Concerns raised by accused killer living in Littleton
March 24, 2010
LITTLETON–Concerns and questions have been raised about an accused murderer released to a halfway house in town.
Over the weekend Police Chief Paul Smith began receiving numerous emails and phone calls expressing concern over the release of James Mann, 47, who was accused of killing 14-year old Jasmine Steele in Chatham in 2005 by shooting her in the back of the head.
The Steele's landlord, Linda Miles, was shot in the face, losing an eye.
Mann was found incompetent to stand trial and was put in a secured psychiatric ward of the State Mental Hospital. He was released sometime last year and put in a halfway house somewhere in the Conway area, according to the girl's mother, Charlene Steele. No one told the Steeles he was in the Conway area.
"He has his rights. What about our rights?" Steele said.
There was concern in the Conway area of a confrontation with the Steele family and Mann was moved to a halfway house in Littleton, Steele said. She contacted Sen. Jeb Bradley's office, who contacted the Attorney General's office to try and see why Mann had been released.
In a letter Bradley wrote to Attorney General Michael Delaney noted, "This transfer should raise all kinds of alarms…[g]iven his history, if he is not competent to stand trial then why is he in a halfway house?"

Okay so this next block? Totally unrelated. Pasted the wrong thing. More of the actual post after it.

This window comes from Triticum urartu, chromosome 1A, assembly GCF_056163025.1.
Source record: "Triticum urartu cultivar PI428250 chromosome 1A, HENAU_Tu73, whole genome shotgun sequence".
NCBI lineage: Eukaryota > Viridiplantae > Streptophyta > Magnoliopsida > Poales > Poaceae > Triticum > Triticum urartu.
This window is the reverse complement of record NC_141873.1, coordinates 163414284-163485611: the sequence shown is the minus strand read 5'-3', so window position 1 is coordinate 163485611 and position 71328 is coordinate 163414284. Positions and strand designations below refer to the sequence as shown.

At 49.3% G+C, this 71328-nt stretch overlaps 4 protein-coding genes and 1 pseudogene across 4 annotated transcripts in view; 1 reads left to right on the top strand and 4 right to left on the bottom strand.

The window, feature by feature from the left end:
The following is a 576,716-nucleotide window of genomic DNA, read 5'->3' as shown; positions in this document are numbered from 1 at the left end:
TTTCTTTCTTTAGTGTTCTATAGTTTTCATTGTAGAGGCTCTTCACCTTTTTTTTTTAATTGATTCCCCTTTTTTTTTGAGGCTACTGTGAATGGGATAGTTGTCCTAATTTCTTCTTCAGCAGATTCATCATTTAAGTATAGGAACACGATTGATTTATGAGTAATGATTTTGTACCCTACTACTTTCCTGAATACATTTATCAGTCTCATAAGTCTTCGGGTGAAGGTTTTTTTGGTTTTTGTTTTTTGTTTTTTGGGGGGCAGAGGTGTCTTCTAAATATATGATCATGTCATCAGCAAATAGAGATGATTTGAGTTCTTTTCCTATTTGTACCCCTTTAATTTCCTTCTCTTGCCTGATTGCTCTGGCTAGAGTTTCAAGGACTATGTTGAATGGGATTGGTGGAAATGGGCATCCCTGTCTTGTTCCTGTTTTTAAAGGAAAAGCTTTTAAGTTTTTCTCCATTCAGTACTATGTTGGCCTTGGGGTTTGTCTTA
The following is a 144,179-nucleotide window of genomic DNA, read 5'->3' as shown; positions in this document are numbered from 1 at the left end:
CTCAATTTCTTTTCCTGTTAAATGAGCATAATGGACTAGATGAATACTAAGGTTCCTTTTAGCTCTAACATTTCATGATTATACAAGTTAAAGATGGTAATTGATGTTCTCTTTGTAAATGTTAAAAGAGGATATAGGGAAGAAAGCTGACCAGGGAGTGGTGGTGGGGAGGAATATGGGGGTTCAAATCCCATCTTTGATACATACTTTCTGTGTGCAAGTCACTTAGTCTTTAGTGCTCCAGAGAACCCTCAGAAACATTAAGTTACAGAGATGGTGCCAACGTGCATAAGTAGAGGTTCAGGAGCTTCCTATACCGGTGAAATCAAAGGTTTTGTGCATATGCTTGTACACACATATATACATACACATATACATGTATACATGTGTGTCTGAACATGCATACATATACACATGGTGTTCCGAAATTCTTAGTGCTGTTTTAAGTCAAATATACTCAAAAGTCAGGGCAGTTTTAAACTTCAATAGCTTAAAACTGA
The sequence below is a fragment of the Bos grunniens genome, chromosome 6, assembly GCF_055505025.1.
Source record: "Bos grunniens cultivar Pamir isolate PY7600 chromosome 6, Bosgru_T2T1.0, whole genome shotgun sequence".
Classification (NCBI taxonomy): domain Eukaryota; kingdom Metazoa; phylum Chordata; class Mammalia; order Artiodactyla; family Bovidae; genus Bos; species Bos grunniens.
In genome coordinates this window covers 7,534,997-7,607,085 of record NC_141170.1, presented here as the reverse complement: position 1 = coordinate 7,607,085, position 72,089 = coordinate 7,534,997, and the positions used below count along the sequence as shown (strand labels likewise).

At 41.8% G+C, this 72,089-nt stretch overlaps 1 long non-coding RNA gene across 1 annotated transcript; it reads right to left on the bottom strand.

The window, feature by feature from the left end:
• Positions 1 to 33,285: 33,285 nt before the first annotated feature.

In a recent interview, Deputy Attorney General Jeffrey Strelzin said the Attorney General's office had not been kept apprised of Mann's whereabouts because he was no longer in the criminal justice system. He had been released to the mental health system which was bound by rules of confidentiality, which also kept the criminal justice system out of the loop, he said.
As to whether Mann and his case were actively being reexamined by the Attorney General, Strelzin couldn't say, though he said all similar cases are reexamined occasionally and that sometimes a person previously said to have been unfit to stand trial may found to be fit at a later date.
Smith said he understood the concerns of residents about Mann and that "we're committed to the safety of the community."
He said he was bound by HIPPA (Health Insurance Portability and Accountability Act) regulations as observed by local mental health agencies. He said that there was some concern by residents that Mann might in the Gilpin House, which is a halfway house located at the corner of High Street and Maple Street and near Littleton High School and Littleton Academy. He assured residents that was not the case but could not say where exactly Mann was staying.
Smith said there was still a lot of information about Mann that he didn't have, but noted Mann was not a convicted murderer but an accused killer. Still, considering the circumstances surrounding his release he understood everyone's concern.